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UNM grad sees ‘Daily Show’ in person

PHOTO COURTESY OF SCOTUSBLOG UNM Law School graduate Brian Parrish, left, and SCOTUSblog publisher Tom Goldstein appeared on The Daily Show to talk about the U.S. Supreme Court's latest term.
PHOTO COURTESY OF SCOTUSBLOG UNM Law School graduate Brian Parrish, left, and SCOTUSblog publisher Tom Goldstein appeared on The Daily Show to talk about the U.S. Supreme Court's latest term.
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When The Daily Show aired last week, minus Jon Stewart, University of New Mexico School of Law 2013 graduate Brian Parrish had a closeup view when the discussion turned to the U.S. Supreme Court.

Parrish was the invitee of show guest Tom Goldstein, founder and publisher of SCOTUSblog, an attorney and law student-written blog that features both keen legal analysis and “plain English” translation of the court’s cases, along with links to briefs.

SCOTUSblog (for Supreme Court of the United States) was launched in 2002 by Goldstein and his wife, Amy Howe.

In the decade-plus since, it has become a go-to venue for legal reporting on the nation’s highest court. Besides blogging, Goldstein has argued 28 cases before the U.S. Supreme Court and teaches Supreme Court litigation at Stanford and Harvard as well as maintaining his Washington, D.C., law practice.

Goldstein had a longstanding date to be a guest on the comedy and public affairs show to analyze the court’s opinions in the just-concluded term – some of them jaw-dropping.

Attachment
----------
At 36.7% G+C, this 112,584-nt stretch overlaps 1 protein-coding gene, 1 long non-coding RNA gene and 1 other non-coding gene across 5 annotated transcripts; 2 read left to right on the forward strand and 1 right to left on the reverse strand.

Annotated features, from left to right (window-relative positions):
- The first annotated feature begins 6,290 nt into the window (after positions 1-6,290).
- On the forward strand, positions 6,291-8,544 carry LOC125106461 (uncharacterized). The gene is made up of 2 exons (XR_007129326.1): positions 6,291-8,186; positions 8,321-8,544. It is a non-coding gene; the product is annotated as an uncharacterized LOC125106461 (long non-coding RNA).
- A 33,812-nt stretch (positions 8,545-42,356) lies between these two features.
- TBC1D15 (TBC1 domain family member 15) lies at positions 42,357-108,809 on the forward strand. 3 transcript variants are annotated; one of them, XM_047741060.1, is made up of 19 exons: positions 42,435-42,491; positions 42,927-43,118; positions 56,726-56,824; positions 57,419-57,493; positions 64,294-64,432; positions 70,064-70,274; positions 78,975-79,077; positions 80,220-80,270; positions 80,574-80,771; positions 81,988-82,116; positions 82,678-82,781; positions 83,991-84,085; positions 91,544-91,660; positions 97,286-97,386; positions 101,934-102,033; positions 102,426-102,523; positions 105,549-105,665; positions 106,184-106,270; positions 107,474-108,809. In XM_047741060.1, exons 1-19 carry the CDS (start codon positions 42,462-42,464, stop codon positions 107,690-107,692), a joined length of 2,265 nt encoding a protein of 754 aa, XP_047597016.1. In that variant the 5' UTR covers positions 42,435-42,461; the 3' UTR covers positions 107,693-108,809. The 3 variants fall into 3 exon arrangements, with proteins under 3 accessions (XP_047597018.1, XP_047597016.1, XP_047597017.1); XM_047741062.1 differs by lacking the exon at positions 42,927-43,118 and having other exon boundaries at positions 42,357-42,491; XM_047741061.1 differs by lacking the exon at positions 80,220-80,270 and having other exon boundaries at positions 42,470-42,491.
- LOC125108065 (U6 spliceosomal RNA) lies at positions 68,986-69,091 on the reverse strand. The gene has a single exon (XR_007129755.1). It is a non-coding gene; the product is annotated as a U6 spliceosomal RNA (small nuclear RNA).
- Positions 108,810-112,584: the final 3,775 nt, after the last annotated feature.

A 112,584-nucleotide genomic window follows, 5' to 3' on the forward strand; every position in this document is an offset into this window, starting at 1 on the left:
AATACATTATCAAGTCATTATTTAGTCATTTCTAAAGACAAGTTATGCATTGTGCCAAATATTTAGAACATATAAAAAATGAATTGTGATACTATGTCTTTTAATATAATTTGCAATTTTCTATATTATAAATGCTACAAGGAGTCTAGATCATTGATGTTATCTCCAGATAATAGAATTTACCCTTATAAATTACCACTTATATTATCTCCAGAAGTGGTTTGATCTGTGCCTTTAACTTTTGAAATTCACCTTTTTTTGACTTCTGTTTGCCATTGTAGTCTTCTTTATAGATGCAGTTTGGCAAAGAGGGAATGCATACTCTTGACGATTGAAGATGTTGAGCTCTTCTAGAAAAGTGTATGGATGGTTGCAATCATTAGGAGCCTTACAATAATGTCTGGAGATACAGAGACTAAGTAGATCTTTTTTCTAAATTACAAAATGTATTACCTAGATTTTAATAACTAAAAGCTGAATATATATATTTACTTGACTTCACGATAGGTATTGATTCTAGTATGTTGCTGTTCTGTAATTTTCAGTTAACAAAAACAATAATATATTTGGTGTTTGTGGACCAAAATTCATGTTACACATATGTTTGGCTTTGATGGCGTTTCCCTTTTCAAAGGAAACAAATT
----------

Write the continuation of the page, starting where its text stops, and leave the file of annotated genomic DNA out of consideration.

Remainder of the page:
During a speech both funny and inspiring to the UNM School of Law in May – his first gig as a commencement speaker – Goldstein casually dropped an offer to have one of the new graduates join him at the Daily Show taping.

Goldstein said he’d foot the bill for plane fare to New York and the hotel.

Interim Dean Barbara Bergman opted for a lottery to select the candidate, and Parrish won it on his 40th birthday.

The bird’s-eye view turned out to be in the back row, but that was just fine.

Parrish watched with SCOTUSblog staff as Goldstein gamely tried to explain the term “argle-bargle” used in Justice Antonin Scalia’s explosive dissent in the gay marriage opinion and weigh in on its significance.

Parrish blog staffers also at the taping were generous with information about the operational intensity of their work when justices dump multiple important decisions within a short period of time, as they did last week.

It was just the latest tick on a wildly eclectic résumé for Parrish.

He has worked back stage at an Indigo Girls concert and Opera Carolina as an electrician in IATSE, the local union for stagehands and allied craftsmen.

He worked on a project mapping an oil spill on the Persian Gulf for the government of Saudi Arabia in 120-degree heat.

As a college student on a community service scholarship at Davidson College in his native North Carolina, he wrote a grant for plane fare to Kolkata and then showed up to work at one and then another of Mother Theresa’s charities.

After a summer of loading trucks, he spent five months in China, studying Mandarin and playing in The City Band with three Chinese rockers who performed Chuck Berry, Johnny Cash and Rage Against the Machine covers at ex-pat bars in Beijing, and needed someone to help set up and translate.

Parrish, an endurance mountain cyclist until a bad accident persuaded him that he needed a job that doesn’t involve hard physical labor, is, like most of his law school class, spending the summer studying for the bar exam.

Come September, he’ll clerk for New Mexico Supreme Court Justice Richard Bosson and test his toes in the world of law.

He became intrigued by law while reading Plato while studying for a master’s degree at St. John’s College in Santa Fe, where he still lives.

“Even if I never practice law,” he said, “it hasn’t been a waste of money.”

He says he can’t imagine not doing something in the law based on his experience at the law school, including taking a class on appellate law taught by Appeals Court Judges Michael Bustamante and Jonathan Sutin.

“Law in its best moments provides a buffer zone that keeps things tolerable in conflict,” he said. It’s about “mediating dissonant forces in society.”

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